Two of the EPA’s options seek to promote steadier trading volumes, block companies from hoarding credits and discourage refiners from shorting the market, by forcing traders to shed holdings quarterly. Refiners and importers that are obligated to blend biofuel would have to retire 80% of their obligation every quarter. Companies that don’t actually need to fulfill biofuel quotas -- but generate or trade RINs anyway -- would have to rid themselves of all of their credits quarterly.
Shorting the Market
The time limits could undercut some trading strategies, including refiners’ ability to short the market by betting RIN prices will fall and buying credits just before they are needed to prove compliance each March.
The EPA also plans to ask the public about imposing firm position limits or disclosure requirements meant to shine a spotlight on anyone with a large collection of RINs. Under the agency’s proposed two-part test, details would be revealed about companies holding at least 3 percent of the total credit pool as well as more RINs than needed to meet 130% of their individual biofuel quotas.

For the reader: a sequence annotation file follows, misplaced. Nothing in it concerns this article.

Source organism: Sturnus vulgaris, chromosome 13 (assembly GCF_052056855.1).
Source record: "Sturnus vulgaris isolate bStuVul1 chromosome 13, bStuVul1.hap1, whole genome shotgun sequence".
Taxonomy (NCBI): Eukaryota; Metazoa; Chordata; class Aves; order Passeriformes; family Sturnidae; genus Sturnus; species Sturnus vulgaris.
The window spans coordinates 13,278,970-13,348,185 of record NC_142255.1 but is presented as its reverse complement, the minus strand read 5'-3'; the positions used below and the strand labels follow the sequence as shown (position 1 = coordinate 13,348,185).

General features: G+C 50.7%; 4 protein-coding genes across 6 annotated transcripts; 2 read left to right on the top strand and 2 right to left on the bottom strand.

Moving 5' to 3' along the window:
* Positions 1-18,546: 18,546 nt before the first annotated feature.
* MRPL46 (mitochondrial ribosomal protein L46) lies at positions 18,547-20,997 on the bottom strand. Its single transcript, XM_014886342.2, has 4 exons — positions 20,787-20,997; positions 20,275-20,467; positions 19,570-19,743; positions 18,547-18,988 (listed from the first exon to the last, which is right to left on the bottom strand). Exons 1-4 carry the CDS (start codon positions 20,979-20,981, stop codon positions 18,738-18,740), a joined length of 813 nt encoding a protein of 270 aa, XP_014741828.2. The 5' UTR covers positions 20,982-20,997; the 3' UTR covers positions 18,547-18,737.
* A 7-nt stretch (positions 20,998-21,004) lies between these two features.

Another proposed provision would edge some traders out of the market by limiting the sale of credits to refiners and importers obligated to satisfy U.S. biofuel mandates.
Oil Industry Rift
The EPA is “trying to make the system more transparent,” said Wallace Tyner, an agricultural economist at Purdue University in West Lafayette, Indiana.
However, the effort has widened a rift in the oil industry, which could see uneven results from the changes. Independent refiners that must purchase RINs to satisfy quotas argue reforms will pare compliance costs by damping speculating and calming volatile prices. But the restrictions also could lower RIN-related revenue for large, integrated oil companies that generate more than enough of their own credits and sell the excess for profit.
The American Petroleum Institute, which represents some of the world’s largest oil companies, including BP Plc and Royal Dutch Shell Plc, argues the changes would limit liquidity while failing to solve more fundamental problems with the U.S. Renewable Fuel Standard.